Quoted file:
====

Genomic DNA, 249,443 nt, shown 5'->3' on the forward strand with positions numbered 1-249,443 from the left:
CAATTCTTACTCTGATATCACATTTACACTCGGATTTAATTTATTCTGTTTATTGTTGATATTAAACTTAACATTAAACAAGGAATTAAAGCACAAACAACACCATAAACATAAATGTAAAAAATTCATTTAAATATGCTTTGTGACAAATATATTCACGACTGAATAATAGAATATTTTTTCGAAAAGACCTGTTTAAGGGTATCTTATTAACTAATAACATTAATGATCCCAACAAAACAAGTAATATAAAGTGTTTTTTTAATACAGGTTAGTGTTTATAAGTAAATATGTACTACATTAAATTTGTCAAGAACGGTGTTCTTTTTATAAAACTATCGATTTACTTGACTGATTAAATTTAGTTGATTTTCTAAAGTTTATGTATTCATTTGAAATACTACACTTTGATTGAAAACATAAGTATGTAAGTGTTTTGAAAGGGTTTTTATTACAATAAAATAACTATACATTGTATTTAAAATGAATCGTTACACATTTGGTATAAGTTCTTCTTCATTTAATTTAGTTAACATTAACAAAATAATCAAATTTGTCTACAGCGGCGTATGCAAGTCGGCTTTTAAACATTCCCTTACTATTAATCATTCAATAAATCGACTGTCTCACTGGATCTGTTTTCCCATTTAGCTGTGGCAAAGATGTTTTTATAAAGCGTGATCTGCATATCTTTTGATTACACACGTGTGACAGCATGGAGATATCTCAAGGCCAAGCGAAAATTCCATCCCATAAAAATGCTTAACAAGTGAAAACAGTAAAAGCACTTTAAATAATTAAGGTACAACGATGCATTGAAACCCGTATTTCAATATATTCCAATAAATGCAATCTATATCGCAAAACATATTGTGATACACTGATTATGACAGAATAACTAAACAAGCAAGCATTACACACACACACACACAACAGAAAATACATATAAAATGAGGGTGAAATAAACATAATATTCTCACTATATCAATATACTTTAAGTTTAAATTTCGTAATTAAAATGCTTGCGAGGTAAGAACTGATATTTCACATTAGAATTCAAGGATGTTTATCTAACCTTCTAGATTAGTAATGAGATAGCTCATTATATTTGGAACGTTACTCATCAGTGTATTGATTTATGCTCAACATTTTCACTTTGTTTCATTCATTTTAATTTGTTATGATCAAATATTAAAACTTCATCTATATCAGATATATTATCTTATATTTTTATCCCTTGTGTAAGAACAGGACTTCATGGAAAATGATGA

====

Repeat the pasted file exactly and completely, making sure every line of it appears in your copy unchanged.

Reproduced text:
Genomic DNA, 249,443 nt, shown 5'->3' on the forward strand with positions numbered 1-249,443 from the left:
CAATTCTTACTCTGATATCACATTTACACTCGGATTTAATTTATTCTGTTTATTGTTGATATTAAACTTAACATTAAACAAGGAATTAAAGCACAAACAACACCATAAACATAAATGTAAAAAATTCATTTAAATATGCTTTGTGACAAATATATTCACGACTGAATAATAGAATATTTTTTCGAAAAGACCTGTTTAAGGGTATCTTATTAACTAATAACATTAATGATCCCAACAAAACAAGTAATATAAAGTGTTTTTTTAATACAGGTTAGTGTTTATAAGTAAATATGTACTACATTAAATTTGTCAAGAACGGTGTTCTTTTTATAAAACTATCGATTTACTTGACTGATTAAATTTAGTTGATTTTCTAAAGTTTATGTATTCATTTGAAATACTACACTTTGATTGAAAACATAAGTATGTAAGTGTTTTGAAAGGGTTTTTATTACAATAAAATAACTATACATTGTATTTAAAATGAATCGTTACACATTTGGTATAAGTTCTTCTTCATTTAATTTAGTTAACATTAACAAAATAATCAAATTTGTCTACAGCGGCGTATGCAAGTCGGCTTTTAAACATTCCCTTACTATTAATCATTCAATAAATCGACTGTCTCACTGGATCTGTTTTCCCATTTAGCTGTGGCAAAGATGTTTTTATAAAGCGTGATCTGCATATCTTTTGATTACACACGTGTGACAGCATGGAGATATCTCAAGGCCAAGCGAAAATTCCATCCCATAAAAATGCTTAACAAGTGAAAACAGTAAAAGCACTTTAAATAATTAAGGTACAACGATGCATTGAAACCCGTATTTCAATATATTCCAATAAATGCAATCTATATCGCAAAACATATTGTGATACACTGATTATGACAGAATAACTAAACAAGCAAGCATTACACACACACACACACAACAGAAAATACATATAAAATGAGGGTGAAATAAACATAATATTCTCACTATATCAATATACTTTAAGTTTAAATTTCGTAATTAAAATGCTTGCGAGGTAAGAACTGATATTTCACATTAGAATTCAAGGATGTTTATCTAACCTTCTAGATTAGTAATGAGATAGCTCATTATATTTGGAACGTTACTCATCAGTGTATTGATTTATGCTCAACATTTTCACTTTGTTTCATTCATTTTAATTTGTTATGATCAAATATTAAAACTTCATCTATATCAGATATATTATCTTATATTTTTATCCCTTGTGTAAGAACAGGACTTCATGGAAAATGATGA